IMG_3518Coffee: I don’t know about you, but when I was in high school French class, I learned that there was un express and there was un café au lait. However, things are much murkier.

Un express is an espresso, also known as a café court or a short coffee. This is in contrast to un café allongé, or an elongated coffee, which is stretched out with water and which also goes by the name café américain. It’s more like the filtered coffee you might make with a drip coffee maker, although in a café they don’t have drip machines and just add hot water to the espresso.

Un café. With a sugar and a little piece of chocolate (that was hoovered up before I got a photo).

But you can also order “un espresso.” Or “un café,” because the default setting for coffee is espresso–small, strong, with a frothy foam, and a sugar or two on the side. It is considered correct to drink any time of the day, and at the end of meals, after dessert.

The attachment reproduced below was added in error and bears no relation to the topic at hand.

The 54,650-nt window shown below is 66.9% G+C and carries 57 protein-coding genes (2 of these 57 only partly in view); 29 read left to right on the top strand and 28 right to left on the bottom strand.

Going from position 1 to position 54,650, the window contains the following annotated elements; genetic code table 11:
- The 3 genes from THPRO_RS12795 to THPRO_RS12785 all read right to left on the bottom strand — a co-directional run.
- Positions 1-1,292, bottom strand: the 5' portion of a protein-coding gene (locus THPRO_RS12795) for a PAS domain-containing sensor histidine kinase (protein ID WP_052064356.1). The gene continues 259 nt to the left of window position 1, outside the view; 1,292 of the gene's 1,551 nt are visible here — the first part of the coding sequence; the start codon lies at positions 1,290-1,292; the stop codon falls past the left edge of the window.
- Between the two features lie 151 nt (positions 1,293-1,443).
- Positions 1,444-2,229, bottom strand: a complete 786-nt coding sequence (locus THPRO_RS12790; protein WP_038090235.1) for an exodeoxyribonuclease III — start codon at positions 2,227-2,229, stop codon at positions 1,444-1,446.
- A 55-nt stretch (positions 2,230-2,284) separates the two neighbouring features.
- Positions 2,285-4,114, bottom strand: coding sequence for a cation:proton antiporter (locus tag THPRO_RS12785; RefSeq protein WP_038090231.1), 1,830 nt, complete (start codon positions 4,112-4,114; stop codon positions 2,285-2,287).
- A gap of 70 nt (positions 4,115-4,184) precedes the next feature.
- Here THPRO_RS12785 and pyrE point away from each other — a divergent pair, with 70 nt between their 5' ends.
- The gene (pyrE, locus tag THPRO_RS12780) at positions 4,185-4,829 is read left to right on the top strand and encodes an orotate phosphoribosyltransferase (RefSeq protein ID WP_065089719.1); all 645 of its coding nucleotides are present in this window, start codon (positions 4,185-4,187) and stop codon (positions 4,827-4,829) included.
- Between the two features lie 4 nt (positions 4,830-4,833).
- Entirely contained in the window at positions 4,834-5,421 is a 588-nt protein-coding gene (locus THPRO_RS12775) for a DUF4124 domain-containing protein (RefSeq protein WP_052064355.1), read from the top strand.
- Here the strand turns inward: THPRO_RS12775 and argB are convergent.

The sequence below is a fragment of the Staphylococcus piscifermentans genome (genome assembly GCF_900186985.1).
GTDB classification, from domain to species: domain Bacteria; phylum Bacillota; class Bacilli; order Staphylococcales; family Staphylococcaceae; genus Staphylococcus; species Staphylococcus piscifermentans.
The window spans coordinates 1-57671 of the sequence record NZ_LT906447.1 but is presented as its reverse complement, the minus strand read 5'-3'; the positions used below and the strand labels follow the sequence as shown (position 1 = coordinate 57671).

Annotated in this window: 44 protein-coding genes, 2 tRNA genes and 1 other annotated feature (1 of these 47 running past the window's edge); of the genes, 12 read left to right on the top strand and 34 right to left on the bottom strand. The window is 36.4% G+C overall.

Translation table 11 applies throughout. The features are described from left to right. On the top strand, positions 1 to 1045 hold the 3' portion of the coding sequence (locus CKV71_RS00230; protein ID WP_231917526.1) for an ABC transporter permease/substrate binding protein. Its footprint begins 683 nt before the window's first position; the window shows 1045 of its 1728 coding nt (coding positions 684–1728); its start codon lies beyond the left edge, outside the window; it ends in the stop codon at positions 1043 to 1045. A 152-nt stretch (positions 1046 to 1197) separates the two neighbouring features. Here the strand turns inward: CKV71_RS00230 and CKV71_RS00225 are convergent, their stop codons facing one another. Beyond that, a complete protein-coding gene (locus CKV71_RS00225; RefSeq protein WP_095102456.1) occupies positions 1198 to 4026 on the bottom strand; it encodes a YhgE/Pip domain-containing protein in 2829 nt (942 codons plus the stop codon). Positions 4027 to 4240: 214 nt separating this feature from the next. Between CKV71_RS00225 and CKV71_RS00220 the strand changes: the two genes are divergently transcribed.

Coffee with milk is a different beast. For one thing, it’s breakfast. You will get a raised eyebrow but no objection if you order a milky coffee after a meal. Probably because it’s often a big bowl of frothy milk, with an espresso dropped in–it’s filling. And if you say, “un café au lait, s’il vous plaît,” they will nod and repeat, “un café crème,” or just “un crème.” (This is a little like how, around here, if you ask for un pain au chocolate they will nod and repeat, “une chocolatine” or “une choco,” which is the regionally preferred term, kind of like the pop/soda split in the U.S., but more heated because it’s about food and it’s in France. The debate even went to Parliament, and you can vote here.) Now, if you paid attention in high school French class, you know that crème is feminine–think la crème de la crème. But, I guess, since in this case it’s short for café, which is masculine, it gets to be masculine.

Un crème.

I caught onto the café crème instead of café au lait thing quickly, but it took me a while to figure out the masculine/feminine part. This will make my husband laugh because I am terrible with genders in French, managing to get them wrong more than half the time, he says, noting that a random guess would come out right 50% of the time.

Un café noisette. Much smaller than un crème.